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Posts Tagged ‘Leo P. Dean’

leo p dean I recently signed one of my books to World War II veteran Leo Dean, which  former student Cassie K.  purchased for him for Christmas at my last book signing. Leo was a member of the handpicked 517th Parachute Infantry Regimental Combat Team, which saw action in Europe and heavy fighting in the Battle of the Bulge, which broke open 71 years ago this week. Later, he got to go to southern France several times to revisit the towns that they liberated, with a contingent of reenactors and veterans, who were welcomed by the French people with love and open arms.

I did not know Leo, I but wish I had. Leo passed away at work at the age of 91 last week.  Rest easy, Leo.

He is an article by Paul Post of the Saratogian that appeared in 2014.

Might as well jump: WWII vet to celebrate 90th by skydiving

By Paul Post, The Saratogian
POSTED: 04/29/14, 11:45 AM EDT |FORT ANN

Leo Dean took up skydiving at 75, when some people that age have resigned themselves to a rocking chair.

This Saturday, weather-permitting, the World War II veteran will celebrate his 90th birthday by making his 162nd jump in Fort Ann, and he’s looking for other daredevils to join him.

While a relative newcomer to the sport of skydiving, Dean is no stranger to jumping out of airplanes. During the war, he belonged to the 517th Parachute Regimental Combat Team that suffered heavy casualties during the invasion of Southern France, and later fought with ground forces in the Battle of the Bulge.

“My cardiologist asked me, ‘Are you still skydiving?’ I told him, ‘It’s better than the pills you give me.’ It keeps my adrenaline pumped up,” Dean said, laughing.
Nothing much seems to stop him.

Renee Farley, a close family friend, said she was lounging on a beach in Jamaica one day when a parasailer drifted by, waving at her. Sure enough, it was Dean.

Last spring, the Albany resident was a special guest at The Great Escape theme park, where he helped christen the Screamin’ Eagles, a new thrill ride.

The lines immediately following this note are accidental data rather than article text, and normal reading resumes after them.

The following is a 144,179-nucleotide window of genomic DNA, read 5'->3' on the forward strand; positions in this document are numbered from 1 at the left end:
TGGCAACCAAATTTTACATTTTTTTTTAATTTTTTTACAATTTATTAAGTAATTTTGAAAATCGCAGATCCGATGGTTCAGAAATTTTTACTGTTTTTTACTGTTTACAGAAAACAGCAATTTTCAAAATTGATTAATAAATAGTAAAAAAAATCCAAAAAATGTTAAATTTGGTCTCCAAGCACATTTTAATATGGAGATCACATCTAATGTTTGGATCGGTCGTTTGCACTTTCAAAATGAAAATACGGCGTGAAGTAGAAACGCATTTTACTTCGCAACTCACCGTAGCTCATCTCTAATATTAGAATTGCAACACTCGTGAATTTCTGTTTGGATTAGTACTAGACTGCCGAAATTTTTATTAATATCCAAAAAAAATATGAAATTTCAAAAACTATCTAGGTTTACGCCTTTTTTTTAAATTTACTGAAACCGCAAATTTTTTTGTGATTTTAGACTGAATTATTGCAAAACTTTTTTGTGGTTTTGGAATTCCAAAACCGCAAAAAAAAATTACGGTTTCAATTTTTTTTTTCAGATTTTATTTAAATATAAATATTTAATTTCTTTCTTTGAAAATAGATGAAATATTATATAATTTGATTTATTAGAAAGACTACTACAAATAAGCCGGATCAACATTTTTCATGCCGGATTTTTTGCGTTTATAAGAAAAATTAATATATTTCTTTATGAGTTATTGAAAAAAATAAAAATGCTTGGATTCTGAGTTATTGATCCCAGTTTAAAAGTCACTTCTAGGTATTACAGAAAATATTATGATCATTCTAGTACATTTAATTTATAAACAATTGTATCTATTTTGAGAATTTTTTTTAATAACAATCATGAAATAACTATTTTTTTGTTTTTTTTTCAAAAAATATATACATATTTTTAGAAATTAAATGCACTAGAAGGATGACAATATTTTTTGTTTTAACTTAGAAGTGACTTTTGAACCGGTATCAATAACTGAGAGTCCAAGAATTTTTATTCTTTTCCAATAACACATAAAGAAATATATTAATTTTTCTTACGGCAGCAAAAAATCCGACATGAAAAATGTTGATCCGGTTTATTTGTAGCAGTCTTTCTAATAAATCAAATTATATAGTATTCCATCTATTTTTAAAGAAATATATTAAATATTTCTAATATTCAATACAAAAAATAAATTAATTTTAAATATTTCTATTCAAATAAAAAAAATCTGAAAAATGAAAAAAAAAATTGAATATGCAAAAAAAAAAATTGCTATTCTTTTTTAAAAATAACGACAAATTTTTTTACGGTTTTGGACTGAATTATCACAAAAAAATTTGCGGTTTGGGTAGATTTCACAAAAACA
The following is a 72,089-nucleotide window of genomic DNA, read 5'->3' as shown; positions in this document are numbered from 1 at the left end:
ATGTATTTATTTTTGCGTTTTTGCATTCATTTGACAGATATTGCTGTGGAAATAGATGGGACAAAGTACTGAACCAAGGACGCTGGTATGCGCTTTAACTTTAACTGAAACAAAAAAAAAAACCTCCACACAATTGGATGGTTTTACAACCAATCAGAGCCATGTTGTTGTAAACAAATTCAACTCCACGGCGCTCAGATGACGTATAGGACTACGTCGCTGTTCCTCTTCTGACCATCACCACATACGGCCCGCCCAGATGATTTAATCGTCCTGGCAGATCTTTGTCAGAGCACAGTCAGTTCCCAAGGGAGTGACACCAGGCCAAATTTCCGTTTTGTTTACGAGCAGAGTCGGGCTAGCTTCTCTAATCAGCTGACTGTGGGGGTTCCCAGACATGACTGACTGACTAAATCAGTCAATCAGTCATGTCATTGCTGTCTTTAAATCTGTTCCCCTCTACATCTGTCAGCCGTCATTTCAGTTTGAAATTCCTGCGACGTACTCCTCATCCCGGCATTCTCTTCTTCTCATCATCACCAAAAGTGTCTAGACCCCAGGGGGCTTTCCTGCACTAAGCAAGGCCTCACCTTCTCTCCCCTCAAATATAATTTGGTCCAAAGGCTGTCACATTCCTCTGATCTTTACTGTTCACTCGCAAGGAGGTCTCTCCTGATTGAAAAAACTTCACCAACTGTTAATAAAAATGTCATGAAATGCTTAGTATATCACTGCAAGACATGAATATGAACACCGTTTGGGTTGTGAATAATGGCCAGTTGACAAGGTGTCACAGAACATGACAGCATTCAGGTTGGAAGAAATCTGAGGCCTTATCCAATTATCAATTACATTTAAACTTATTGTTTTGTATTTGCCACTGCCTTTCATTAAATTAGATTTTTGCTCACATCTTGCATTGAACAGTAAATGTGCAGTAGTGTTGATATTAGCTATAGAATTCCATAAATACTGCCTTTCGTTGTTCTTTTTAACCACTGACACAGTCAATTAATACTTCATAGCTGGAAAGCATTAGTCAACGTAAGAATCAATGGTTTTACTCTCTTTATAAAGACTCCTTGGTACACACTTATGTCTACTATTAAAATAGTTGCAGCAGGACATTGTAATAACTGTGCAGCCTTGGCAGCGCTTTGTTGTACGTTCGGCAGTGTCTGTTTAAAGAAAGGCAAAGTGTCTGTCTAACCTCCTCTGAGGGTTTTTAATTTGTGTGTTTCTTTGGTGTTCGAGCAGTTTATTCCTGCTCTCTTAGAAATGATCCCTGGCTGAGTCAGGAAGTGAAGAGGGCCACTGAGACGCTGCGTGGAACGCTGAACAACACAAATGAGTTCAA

Saturday’s planned outing, led by Adirondack Skydiving Adventures, is obviously a bit riskier — and higher off the ground. In deference to his late wife Helen’s wishes, Dean gave up parachuting for most of his adult life. After she passed away, he began having second thoughts.

“I wondered if I still had the nerve to step out the door of a plane,” Dean said. “When I got up there, I said, ‘What the heck am I doing here?’”

Several friends have already agreed to jump with him on Saturday. However, at least two more are needed. If eight others take part, Dean will be allowed to jump for free.

“The best gift we could give our hero and friend is to share this special day with him,” Farley said. “An even better gift would be to jump with him.”

Dean said he wrote to former president, World World War II veteran and parachutist George H. Bush, inviting him to go along on his birthday adventure. Bush marked his 75th, 80th and 85th birthdays with parachute jumps.

“He wrote back and said, ‘Sure, if Barbara lets me,’” Dean said.

Dean likes to kid about his skydiving pursuits, but turns serious when reflecting about his wartime service.

“Even when I was a little kid, I wanted to be a soldier,” he said. “I went to Christian Brothers Academy, a Junior ROTC (Reserve Officers’ Training Corps) school. In my senior year, I was cadet captain and company commander.”